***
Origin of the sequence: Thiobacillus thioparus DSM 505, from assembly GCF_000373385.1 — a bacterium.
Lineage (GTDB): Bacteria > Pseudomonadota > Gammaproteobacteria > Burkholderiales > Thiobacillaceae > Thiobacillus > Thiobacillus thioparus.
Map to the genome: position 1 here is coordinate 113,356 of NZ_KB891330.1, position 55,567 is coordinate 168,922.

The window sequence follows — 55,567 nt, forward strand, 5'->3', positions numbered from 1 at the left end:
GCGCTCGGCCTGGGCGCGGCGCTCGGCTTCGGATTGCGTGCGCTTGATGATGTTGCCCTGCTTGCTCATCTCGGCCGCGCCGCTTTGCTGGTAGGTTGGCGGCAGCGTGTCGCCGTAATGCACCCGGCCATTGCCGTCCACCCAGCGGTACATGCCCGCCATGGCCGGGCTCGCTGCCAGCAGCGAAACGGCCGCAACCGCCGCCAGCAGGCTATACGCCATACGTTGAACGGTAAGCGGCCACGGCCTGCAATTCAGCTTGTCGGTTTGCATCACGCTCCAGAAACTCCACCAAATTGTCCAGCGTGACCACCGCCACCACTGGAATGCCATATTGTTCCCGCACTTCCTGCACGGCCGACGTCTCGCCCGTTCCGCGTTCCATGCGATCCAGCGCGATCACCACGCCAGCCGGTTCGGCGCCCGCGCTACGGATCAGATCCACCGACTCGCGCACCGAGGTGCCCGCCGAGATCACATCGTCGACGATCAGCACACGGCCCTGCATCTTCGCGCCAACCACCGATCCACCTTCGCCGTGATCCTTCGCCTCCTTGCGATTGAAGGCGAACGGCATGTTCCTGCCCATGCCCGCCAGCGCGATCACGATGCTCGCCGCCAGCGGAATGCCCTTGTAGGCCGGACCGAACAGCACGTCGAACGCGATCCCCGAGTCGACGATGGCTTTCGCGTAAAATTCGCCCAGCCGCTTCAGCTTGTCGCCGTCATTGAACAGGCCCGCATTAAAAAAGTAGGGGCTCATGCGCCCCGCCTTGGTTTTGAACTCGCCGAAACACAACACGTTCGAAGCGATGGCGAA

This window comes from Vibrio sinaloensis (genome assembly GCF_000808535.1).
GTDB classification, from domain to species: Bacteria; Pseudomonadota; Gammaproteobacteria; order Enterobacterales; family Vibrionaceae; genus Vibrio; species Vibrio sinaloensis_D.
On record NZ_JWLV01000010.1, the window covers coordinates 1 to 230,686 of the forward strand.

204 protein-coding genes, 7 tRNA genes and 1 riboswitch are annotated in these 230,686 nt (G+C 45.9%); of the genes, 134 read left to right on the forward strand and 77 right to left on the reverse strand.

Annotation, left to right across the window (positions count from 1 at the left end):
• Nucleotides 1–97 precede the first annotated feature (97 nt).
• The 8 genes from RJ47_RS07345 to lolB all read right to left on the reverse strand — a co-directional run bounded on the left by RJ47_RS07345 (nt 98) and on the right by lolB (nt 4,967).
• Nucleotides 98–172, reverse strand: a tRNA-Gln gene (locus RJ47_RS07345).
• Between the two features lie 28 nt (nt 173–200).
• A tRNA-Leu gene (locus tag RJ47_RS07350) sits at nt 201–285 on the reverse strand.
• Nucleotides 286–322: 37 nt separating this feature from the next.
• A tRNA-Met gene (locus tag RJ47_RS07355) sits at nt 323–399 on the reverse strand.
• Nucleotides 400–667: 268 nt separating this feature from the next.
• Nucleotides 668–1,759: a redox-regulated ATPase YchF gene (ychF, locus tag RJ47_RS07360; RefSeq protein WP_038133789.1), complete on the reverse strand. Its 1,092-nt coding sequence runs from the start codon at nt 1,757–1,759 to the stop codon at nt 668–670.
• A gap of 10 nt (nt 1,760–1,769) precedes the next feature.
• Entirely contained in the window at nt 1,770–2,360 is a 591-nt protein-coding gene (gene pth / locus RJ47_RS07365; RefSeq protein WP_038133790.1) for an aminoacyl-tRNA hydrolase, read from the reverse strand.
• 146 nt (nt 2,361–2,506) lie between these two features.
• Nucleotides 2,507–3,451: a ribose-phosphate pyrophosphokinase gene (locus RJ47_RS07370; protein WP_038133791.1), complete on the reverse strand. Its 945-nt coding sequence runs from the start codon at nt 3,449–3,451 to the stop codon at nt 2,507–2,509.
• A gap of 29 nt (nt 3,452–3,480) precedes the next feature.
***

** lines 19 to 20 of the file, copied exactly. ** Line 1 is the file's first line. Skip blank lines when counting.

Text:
• Nucleotides 668–1,759: a redox-regulated ATPase YchF gene (ychF, locus tag RJ47_RS07360; RefSeq protein WP_038133789.1), complete on the reverse strand. Its 1,092-nt coding sequence runs from the start codon at nt 1,757–1,759 to the stop codon at nt 668–670.
• A gap of 10 nt (nt 1,760–1,769) precedes the next feature.